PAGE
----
Esha: Middle school boys were a little bit—well, dudes in my class thought it was funny. They thought it was fun to shame people, like, if they found a pad in a girl’s bag, they’d wave it around and it would be hilarious for some reason. But I don’t think they were the majority of the boys, and otherwise I have had a fairly chill experience. I have never had a problem in asking for a pad; I think pads and water are two things nobody denies you. Actually, it’s a rule of a friend of mine, never to deny water or pads to anyone. We’ve never really been banned from doing anything (other than swimming, which I understand), but I know people in my generation who have. Some girls I know aren’t allowed to go into mandirs, or the kitchen.

Resources Available

Uma: Old saris were all that was available. As far as information is concerned, there was none.

Dharuni: Are you kidding me? (Makes ‘zero’ sign). At one point, some people came to show us pads, tell us what menstruation was, and show us how to use them. I remember giggling about it. The pads were too expensive, and the elders in my family thought them unnecessary. I had no idea how periods were related to having a child, or what they meant. I was unprepared, uninformed, and had no way of educating myself until much later.

Esha: In terms of sanitary products, that has never been a problem. There’s obviously a lot of variety, and I’d love to try out some of the new products, like menstrual cups, reusable cloth pads, and I would like to try Thinx (period panties). It was founded by two brown sisters, they featured a trans man in their ads, its tagline is ‘panties for people who menstruate”. (Of course, I know the founder of the company was accused of sexual harassment, and I don’t know if I want to support her business.)

What Changes They Have Seen

Uma: I’ve seen a lot of positive changes, in the sense that people no longer exclude women from all social activities during those few days. Also, information and products available for menstrual hygiene are more accessible.

Dharuni: There is greater availability of material, and an understanding that it is not a bad thing anymore. Places of worship have become more open. But people who plan parties to announce the “attained age”? I don’t know about them, it makes me feel sick.

Esha: I’d only know about my generation firsthand. But over the years with my generation, we have come to realise that different people have different kinds of periods, and different amounts of pain. I go to an all girls’ college, and I’ve seen that people are understanding of people not being able to work because of their period, while that wasn’t the case in school. Also, my male friends have grown to be more understanding, and even inquisitive, about the process.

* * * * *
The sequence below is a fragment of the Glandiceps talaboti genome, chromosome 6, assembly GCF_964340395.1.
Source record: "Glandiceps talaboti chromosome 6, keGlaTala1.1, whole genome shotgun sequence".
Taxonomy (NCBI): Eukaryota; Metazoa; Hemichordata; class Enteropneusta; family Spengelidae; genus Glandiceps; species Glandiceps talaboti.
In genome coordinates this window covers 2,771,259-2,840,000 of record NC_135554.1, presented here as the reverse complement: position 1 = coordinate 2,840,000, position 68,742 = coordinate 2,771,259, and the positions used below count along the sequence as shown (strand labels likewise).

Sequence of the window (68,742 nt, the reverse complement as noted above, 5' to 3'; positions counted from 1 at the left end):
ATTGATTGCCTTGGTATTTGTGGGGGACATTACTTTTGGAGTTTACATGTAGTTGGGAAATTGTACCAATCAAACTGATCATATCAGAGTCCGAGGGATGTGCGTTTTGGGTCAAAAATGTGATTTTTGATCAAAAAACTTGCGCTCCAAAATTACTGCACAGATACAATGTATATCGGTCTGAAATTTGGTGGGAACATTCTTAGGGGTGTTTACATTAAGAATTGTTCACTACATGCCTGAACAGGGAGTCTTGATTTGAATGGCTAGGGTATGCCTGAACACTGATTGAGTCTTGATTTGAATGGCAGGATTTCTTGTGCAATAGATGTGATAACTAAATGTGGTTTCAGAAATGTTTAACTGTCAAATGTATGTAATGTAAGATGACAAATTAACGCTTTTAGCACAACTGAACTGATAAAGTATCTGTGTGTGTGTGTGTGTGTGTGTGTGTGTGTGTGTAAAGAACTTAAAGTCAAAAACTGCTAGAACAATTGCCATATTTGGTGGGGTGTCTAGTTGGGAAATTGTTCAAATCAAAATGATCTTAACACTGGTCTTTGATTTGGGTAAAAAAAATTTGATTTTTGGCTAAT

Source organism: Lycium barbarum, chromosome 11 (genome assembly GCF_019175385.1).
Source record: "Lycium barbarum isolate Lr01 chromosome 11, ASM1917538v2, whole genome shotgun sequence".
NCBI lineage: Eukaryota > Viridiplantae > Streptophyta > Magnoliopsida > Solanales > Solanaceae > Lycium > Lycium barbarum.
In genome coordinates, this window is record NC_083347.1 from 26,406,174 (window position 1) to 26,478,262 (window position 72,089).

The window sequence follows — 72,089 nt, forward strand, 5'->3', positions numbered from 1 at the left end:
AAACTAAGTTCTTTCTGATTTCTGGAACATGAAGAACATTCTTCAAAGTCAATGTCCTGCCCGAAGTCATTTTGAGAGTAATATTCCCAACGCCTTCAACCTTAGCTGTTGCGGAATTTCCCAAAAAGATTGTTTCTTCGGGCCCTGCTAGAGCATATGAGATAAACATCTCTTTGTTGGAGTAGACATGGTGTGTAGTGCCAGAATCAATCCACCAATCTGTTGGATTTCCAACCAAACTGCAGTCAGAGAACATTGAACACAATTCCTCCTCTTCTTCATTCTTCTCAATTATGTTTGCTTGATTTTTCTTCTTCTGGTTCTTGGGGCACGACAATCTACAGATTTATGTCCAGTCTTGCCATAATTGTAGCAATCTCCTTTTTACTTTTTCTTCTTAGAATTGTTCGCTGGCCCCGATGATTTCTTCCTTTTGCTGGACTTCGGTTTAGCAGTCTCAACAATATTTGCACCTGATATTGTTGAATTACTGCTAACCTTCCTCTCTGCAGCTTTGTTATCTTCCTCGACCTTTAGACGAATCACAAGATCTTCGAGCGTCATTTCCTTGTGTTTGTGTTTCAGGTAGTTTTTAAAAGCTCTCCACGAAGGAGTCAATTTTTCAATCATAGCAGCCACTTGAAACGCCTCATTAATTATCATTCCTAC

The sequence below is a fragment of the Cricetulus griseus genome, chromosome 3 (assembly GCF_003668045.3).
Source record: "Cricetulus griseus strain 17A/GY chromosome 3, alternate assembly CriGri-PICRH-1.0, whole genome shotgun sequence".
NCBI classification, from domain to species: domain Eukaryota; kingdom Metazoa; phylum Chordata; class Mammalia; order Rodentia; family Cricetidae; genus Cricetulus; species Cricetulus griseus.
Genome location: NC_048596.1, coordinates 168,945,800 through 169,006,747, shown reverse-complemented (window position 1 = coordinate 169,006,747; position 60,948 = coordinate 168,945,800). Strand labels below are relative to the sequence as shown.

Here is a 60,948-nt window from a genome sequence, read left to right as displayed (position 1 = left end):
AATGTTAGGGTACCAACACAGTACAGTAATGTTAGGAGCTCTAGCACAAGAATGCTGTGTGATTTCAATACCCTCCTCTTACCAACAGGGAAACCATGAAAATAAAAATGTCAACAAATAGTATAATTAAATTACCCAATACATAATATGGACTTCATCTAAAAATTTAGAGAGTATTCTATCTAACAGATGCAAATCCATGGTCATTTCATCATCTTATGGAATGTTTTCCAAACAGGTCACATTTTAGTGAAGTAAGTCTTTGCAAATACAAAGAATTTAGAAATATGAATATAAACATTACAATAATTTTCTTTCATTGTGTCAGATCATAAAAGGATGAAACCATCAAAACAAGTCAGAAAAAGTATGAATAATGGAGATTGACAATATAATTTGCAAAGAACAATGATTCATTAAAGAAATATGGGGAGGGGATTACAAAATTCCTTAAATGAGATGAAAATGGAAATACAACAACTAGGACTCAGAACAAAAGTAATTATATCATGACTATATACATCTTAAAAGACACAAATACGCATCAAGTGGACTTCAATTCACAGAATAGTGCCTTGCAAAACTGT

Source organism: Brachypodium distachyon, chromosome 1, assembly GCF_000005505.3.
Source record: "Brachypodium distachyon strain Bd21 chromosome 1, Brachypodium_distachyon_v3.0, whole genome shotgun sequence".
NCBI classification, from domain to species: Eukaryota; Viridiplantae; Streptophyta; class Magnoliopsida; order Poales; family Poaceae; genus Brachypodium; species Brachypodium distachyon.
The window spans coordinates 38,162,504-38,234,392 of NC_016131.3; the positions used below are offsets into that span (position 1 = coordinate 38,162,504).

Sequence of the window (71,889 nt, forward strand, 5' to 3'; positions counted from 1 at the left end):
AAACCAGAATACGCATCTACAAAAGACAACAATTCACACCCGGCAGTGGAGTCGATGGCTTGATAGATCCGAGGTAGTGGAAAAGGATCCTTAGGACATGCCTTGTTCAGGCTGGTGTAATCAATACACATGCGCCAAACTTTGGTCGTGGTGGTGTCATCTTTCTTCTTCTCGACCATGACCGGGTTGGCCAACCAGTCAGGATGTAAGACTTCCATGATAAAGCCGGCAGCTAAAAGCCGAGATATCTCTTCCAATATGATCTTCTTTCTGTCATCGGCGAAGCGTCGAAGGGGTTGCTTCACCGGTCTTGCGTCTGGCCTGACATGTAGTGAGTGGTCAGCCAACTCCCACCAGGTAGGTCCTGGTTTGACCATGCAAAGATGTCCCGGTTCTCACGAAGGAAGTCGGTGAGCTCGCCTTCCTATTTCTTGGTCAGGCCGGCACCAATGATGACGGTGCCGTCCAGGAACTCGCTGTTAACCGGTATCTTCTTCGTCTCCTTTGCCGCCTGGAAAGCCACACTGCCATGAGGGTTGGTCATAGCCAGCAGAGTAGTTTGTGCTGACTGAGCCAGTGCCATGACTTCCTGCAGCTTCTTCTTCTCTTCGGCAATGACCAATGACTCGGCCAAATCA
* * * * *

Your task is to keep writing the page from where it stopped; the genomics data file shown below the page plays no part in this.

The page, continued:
What Changes They Would Like To See

Uma: Early education of girls, mothers, and also boys, is essential.

Dharuni: Mothers need to be educated. They need to know how to talk to their kids about it, and what it means in the long run. A more simple and clear instruction should be given, in a standardised form, to young children about this. Things are a lot different now, so they’re not as bad as they used to be, but I speak from a place of privilege. I don’t think this exists four streets down, even.

Esha: Personally, I guess I’d like better understanding in public spaces. I’m okay with stains being visible, like I know it’s also a hygiene issue, but if I have stained and I’ve already changed my pad, and it isn’t likely to repeat, I don’t think it’s really anyone’s business to tell me that I’ve stained. And I know this might sound trite, but we need easier access to better quality products for everyone. Also, if you’re going to have a sense of humour about periods, try to have a good one, like a sensitive, informed one.


Uma: My menopause was, hmm… I had a lot of mood swings, and periods when I was physically and emotionally violent. For the first time, I had experienced rage. I immediately went for medical assistance, but lack of awareness led me to have a tough time.

Dharuni: Due to my thyroid problems, symptoms were mistaken to be something else at first. I lacked awareness to tell the two apart. When my periods became erratic, I started reading up, and visited a gynaecologist. I had seen my mom go through menopause, so I could see behavioural changes in me. After 4 or 5 months, I found out that I was in perimenopause. Now I’m on medication to manage mood swings and thyroid levels. My mother was untreated, and was very violent, physically abusive, and harsh. Now I know if she’d had the right support it would not have been so bad. Family and support system is a very important factor. But at the end of 365 days of perimenopause I feel a great sense of freedom that I don’t ever have to face periods again.

Esha: Are we done? I don’t have anything to say about menopause!